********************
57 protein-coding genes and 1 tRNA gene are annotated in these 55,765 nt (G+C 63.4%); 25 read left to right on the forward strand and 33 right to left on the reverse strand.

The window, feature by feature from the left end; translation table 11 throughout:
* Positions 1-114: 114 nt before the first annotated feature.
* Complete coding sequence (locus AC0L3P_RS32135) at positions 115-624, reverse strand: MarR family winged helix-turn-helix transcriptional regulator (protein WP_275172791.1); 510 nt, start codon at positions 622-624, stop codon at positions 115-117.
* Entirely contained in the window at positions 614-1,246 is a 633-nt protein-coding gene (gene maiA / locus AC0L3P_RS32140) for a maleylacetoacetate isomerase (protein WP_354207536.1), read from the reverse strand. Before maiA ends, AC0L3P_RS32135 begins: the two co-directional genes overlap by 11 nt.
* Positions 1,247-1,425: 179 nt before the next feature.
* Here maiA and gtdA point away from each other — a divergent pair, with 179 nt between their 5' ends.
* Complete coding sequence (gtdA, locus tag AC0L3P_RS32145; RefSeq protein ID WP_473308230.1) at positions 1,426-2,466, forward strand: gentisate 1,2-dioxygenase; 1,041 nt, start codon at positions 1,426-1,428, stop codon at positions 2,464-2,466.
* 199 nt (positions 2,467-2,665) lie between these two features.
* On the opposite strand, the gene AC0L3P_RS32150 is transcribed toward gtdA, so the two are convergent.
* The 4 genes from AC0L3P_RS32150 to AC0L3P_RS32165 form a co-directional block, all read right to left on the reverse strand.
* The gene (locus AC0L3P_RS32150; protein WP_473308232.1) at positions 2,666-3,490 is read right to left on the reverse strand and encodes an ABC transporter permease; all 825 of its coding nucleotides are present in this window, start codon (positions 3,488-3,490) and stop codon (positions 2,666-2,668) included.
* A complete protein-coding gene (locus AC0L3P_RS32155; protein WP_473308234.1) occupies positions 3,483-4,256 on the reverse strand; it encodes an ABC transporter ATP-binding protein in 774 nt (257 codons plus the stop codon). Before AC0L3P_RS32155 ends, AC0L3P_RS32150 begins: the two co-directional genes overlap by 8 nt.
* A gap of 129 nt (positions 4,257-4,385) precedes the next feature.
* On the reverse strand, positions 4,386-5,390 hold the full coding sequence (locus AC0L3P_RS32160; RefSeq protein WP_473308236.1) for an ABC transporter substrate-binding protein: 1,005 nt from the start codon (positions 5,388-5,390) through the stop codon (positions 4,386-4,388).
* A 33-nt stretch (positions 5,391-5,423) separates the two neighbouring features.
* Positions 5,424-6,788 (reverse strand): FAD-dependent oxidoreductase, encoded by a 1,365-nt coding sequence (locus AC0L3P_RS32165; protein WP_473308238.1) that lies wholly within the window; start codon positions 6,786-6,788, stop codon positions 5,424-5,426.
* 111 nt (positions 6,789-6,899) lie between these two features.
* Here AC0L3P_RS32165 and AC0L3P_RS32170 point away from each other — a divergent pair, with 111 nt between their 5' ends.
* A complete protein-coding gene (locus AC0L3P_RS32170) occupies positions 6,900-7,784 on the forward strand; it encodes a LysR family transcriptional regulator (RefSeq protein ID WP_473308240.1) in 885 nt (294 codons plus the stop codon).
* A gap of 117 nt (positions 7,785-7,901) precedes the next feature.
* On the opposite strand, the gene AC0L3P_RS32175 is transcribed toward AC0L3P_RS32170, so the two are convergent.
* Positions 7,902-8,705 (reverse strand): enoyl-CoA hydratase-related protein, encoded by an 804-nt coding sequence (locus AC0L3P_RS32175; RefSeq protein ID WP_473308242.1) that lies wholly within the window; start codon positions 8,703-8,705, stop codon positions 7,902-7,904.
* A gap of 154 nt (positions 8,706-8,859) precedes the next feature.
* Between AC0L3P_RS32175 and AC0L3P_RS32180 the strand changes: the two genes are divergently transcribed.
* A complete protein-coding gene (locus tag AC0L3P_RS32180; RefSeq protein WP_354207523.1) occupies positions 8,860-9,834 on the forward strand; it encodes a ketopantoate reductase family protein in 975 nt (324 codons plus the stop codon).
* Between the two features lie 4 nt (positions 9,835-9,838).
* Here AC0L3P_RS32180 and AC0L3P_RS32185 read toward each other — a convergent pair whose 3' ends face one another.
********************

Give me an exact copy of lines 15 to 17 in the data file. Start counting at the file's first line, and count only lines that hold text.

* On the reverse strand, positions 4,386-5,390 hold the full coding sequence (locus AC0L3P_RS32160; RefSeq protein WP_473308236.1) for an ABC transporter substrate-binding protein: 1,005 nt from the start codon (positions 5,388-5,390) through the stop codon (positions 4,386-4,388).
* A 33-nt stretch (positions 5,391-5,423) separates the two neighbouring features.
* Positions 5,424-6,788 (reverse strand): FAD-dependent oxidoreductase, encoded by a 1,365-nt coding sequence (locus AC0L3P_RS32165; protein WP_473308238.1) that lies wholly within the window; start codon positions 6,786-6,788, stop codon positions 5,424-5,426.